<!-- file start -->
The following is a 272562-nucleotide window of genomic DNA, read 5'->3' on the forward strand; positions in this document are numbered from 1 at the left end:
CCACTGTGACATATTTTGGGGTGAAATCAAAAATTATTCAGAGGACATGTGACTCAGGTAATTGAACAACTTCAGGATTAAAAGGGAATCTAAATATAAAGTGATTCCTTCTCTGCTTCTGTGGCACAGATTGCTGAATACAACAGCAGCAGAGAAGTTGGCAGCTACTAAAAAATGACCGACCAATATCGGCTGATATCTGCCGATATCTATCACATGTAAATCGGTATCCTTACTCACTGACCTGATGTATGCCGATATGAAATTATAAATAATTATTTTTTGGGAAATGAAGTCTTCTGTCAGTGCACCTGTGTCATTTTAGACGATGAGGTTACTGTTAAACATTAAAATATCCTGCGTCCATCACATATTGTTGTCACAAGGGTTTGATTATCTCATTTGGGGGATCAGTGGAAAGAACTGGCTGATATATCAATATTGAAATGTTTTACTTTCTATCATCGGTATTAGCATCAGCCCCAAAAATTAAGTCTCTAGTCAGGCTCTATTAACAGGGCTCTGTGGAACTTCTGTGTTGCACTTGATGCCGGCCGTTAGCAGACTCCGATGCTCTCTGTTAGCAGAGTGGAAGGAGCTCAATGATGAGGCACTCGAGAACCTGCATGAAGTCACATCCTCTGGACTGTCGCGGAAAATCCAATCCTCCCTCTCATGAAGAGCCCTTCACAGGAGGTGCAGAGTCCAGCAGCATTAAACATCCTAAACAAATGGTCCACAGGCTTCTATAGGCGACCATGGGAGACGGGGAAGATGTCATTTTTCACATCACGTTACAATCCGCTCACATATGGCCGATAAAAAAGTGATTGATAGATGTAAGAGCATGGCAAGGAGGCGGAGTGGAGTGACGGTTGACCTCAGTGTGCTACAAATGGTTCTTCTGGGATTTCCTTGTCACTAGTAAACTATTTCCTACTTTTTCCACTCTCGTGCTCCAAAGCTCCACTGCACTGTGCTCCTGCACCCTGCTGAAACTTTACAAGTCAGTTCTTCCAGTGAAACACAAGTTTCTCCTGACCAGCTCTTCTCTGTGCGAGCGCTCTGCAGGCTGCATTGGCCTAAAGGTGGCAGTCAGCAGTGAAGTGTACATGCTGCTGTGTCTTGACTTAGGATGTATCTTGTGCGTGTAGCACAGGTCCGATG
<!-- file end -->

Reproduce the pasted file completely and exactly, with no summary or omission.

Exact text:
The following is a 272562-nucleotide window of genomic DNA, read 5'->3' on the forward strand; positions in this document are numbered from 1 at the left end:
CCACTGTGACATATTTTGGGGTGAAATCAAAAATTATTCAGAGGACATGTGACTCAGGTAATTGAACAACTTCAGGATTAAAAGGGAATCTAAATATAAAGTGATTCCTTCTCTGCTTCTGTGGCACAGATTGCTGAATACAACAGCAGCAGAGAAGTTGGCAGCTACTAAAAAATGACCGACCAATATCGGCTGATATCTGCCGATATCTATCACATGTAAATCGGTATCCTTACTCACTGACCTGATGTATGCCGATATGAAATTATAAATAATTATTTTTTGGGAAATGAAGTCTTCTGTCAGTGCACCTGTGTCATTTTAGACGATGAGGTTACTGTTAAACATTAAAATATCCTGCGTCCATCACATATTGTTGTCACAAGGGTTTGATTATCTCATTTGGGGGATCAGTGGAAAGAACTGGCTGATATATCAATATTGAAATGTTTTACTTTCTATCATCGGTATTAGCATCAGCCCCAAAAATTAAGTCTCTAGTCAGGCTCTATTAACAGGGCTCTGTGGAACTTCTGTGTTGCACTTGATGCCGGCCGTTAGCAGACTCCGATGCTCTCTGTTAGCAGAGTGGAAGGAGCTCAATGATGAGGCACTCGAGAACCTGCATGAAGTCACATCCTCTGGACTGTCGCGGAAAATCCAATCCTCCCTCTCATGAAGAGCCCTTCACAGGAGGTGCAGAGTCCAGCAGCATTAAACATCCTAAACAAATGGTCCACAGGCTTCTATAGGCGACCATGGGAGACGGGGAAGATGTCATTTTTCACATCACGTTACAATCCGCTCACATATGGCCGATAAAAAAGTGATTGATAGATGTAAGAGCATGGCAAGGAGGCGGAGTGGAGTGACGGTTGACCTCAGTGTGCTACAAATGGTTCTTCTGGGATTTCCTTGTCACTAGTAAACTATTTCCTACTTTTTCCACTCTCGTGCTCCAAAGCTCCACTGCACTGTGCTCCTGCACCCTGCTGAAACTTTACAAGTCAGTTCTTCCAGTGAAACACAAGTTTCTCCTGACCAGCTCTTCTCTGTGCGAGCGCTCTGCAGGCTGCATTGGCCTAAAGGTGGCAGTCAGCAGTGAAGTGTACATGCTGCTGTGTCTTGACTTAGGATGTATCTTGTGCGTGTAGCACAGGTCCGATG